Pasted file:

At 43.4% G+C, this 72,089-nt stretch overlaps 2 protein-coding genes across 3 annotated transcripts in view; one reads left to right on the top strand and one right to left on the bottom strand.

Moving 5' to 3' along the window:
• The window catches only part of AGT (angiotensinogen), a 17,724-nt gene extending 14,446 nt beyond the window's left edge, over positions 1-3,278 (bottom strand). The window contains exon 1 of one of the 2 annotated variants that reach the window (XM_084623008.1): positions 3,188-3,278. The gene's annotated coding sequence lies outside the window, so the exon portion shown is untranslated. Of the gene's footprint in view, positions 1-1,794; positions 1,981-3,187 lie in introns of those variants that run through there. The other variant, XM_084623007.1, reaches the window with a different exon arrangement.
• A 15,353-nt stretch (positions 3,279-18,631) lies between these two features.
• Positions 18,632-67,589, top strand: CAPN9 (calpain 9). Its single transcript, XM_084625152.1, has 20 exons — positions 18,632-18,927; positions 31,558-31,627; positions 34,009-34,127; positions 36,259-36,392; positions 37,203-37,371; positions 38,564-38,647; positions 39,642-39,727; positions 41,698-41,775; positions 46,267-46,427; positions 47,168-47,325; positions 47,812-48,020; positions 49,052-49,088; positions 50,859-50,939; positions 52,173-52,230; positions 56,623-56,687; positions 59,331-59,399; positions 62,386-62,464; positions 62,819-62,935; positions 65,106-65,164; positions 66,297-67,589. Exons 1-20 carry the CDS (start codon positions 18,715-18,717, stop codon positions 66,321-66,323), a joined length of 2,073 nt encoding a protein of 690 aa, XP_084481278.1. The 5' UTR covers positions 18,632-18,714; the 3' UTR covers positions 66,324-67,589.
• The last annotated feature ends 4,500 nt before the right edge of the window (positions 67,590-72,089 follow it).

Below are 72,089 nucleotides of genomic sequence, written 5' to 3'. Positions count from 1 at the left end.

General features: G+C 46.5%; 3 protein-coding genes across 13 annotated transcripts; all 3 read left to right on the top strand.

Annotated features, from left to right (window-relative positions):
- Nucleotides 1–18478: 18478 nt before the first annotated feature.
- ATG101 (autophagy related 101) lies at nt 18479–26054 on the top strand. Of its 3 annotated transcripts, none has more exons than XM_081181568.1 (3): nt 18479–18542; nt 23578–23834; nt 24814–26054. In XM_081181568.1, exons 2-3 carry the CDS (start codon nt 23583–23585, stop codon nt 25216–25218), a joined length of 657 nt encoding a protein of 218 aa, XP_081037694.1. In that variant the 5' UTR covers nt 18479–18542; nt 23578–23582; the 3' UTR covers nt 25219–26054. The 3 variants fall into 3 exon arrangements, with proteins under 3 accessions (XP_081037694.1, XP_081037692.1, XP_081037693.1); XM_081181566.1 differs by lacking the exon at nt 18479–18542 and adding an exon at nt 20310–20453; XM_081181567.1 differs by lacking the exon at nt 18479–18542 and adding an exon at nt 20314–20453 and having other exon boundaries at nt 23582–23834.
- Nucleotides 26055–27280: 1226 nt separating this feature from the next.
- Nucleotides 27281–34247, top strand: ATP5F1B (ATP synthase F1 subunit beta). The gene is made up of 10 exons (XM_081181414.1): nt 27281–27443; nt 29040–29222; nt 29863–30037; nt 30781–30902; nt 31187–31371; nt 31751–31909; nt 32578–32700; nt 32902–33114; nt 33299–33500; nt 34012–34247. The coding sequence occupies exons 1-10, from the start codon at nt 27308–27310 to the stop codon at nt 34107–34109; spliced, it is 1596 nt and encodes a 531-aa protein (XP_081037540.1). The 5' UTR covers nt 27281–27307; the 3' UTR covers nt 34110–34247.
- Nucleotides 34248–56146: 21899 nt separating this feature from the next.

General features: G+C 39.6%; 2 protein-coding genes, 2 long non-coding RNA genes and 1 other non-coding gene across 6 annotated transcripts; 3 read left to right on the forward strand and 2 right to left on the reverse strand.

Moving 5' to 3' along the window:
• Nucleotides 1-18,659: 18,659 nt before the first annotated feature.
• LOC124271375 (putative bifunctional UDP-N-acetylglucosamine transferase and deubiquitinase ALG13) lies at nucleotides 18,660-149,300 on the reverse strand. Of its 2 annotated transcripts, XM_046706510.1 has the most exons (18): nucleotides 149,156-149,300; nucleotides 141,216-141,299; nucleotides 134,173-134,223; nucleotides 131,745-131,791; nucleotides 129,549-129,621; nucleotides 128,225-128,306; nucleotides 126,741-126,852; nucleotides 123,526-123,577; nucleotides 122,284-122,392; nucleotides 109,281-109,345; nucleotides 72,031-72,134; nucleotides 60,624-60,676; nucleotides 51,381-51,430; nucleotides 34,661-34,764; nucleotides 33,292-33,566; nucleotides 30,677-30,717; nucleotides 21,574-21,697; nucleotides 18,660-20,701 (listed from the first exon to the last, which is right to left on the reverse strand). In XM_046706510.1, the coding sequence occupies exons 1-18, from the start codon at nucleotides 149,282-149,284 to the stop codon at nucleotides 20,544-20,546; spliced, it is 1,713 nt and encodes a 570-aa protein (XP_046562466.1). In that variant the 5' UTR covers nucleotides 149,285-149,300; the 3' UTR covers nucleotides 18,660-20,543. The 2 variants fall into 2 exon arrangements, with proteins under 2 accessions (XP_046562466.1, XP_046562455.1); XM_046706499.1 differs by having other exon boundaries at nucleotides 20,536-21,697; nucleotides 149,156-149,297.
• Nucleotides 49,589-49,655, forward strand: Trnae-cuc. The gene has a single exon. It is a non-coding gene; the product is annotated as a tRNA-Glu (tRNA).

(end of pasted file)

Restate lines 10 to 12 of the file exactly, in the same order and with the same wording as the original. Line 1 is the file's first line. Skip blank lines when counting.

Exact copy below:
- Nucleotides 1–18478: 18478 nt before the first annotated feature.
- ATG101 (autophagy related 101) lies at nt 18479–26054 on the top strand. Of its 3 annotated transcripts, none has more exons than XM_081181568.1 (3): nt 18479–18542; nt 23578–23834; nt 24814–26054. In XM_081181568.1, exons 2-3 carry the CDS (start codon nt 23583–23585, stop codon nt 25216–25218), a joined length of 657 nt encoding a protein of 218 aa, XP_081037694.1. In that variant the 5' UTR covers nt 18479–18542; nt 23578–23582; the 3' UTR covers nt 25219–26054. The 3 variants fall into 3 exon arrangements, with proteins under 3 accessions (XP_081037694.1, XP_081037692.1, XP_081037693.1); XM_081181566.1 differs by lacking the exon at nt 18479–18542 and adding an exon at nt 20310–20453; XM_081181567.1 differs by lacking the exon at nt 18479–18542 and adding an exon at nt 20314–20453 and having other exon boundaries at nt 23582–23834.
- Nucleotides 26055–27280: 1226 nt separating this feature from the next.